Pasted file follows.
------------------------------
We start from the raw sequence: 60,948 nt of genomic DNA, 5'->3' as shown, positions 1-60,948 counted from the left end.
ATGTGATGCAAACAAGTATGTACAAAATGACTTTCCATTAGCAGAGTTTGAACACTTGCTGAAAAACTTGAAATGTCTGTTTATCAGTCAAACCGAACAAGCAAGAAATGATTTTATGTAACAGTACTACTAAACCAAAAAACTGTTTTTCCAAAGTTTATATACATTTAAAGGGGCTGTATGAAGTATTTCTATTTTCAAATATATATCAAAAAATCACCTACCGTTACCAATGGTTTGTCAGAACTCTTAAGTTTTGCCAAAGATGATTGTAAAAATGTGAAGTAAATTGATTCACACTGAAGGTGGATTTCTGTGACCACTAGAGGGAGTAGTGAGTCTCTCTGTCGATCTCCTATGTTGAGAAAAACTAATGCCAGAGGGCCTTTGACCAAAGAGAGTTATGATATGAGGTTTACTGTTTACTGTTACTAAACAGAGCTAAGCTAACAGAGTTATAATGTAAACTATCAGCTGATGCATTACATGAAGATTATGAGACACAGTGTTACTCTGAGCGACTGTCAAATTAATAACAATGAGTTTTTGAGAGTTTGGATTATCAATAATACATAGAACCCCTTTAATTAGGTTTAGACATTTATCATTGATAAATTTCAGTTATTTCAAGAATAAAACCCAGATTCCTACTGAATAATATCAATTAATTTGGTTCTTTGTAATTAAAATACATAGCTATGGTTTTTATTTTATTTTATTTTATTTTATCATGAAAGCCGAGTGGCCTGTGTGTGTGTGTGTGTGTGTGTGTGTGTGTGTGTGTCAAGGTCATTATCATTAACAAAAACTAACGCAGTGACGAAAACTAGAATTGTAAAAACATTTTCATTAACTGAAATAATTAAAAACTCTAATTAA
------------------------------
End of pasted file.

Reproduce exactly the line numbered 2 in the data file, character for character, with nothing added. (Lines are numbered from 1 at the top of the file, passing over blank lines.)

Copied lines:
ATGTGATGCAAACAAGTATGTACAAAATGACTTTCCATTAGCAGAGTTTGAACACTTGCTGAAAAACTTGAAATGTCTGTTTATCAGTCAAACCGAACAAGCAAGAAATGATTTTATGTAACAGTACTACTAAACCAAAAAACTGTTTTTCCAAAGTTTATATACATTTAAAGGGGCTGTATGAAGTATTTCTATTTTCAAATATATATCAAAAAATCACCTACCGTTACCAATGGTTTGTCAGAACTCTTAAGTTTTGCCAAAGATGATTGTAAAAATGTGAAGTAAATTGATTCACACTGAAGGTGGATTTCTGTGACCACTAGAGGGAGTAGTGAGTCTCTCTGTCGATCTCCTATGTTGAGAAAAACTAATGCCAGAGGGCCTTTGACCAAAGAGAGTTATGATATGAGGTTTACTGTTTACTGTTACTAAACAGAGCTAAGCTAACAGAGTTATAATGTAAACTATCAGCTGATGCATTACATGAAGATTATGAGACACAGTGTTACTCTGAGCGACTGTCAAATTAATAACAATGAGTTTTTGAGAGTTTGGATTATCAATAATACATAGAACCCCTTTAATTAGGTTTAGACATTTATCATTGATAAATTTCAGTTATTTCAAGAATAAAACCCAGATTCCTACTGAATAATATCAATTAATTTGGTTCTTTGTAATTAAAATACATAGCTATGGTTTTTATTTTATTTTATTTTATTTTATCATGAAAGCCGAGTGGCCTGTGTGTGTGTGTGTGTGTGTGTGTGTGTGTGTGTGTCAAGGTCATTATCATTAACAAAAACTAACGCAGTGACGAAAACTAGAATTGTAAAAACATTTTCATTAACTGAAATAATTAAAAACTCTAATTAA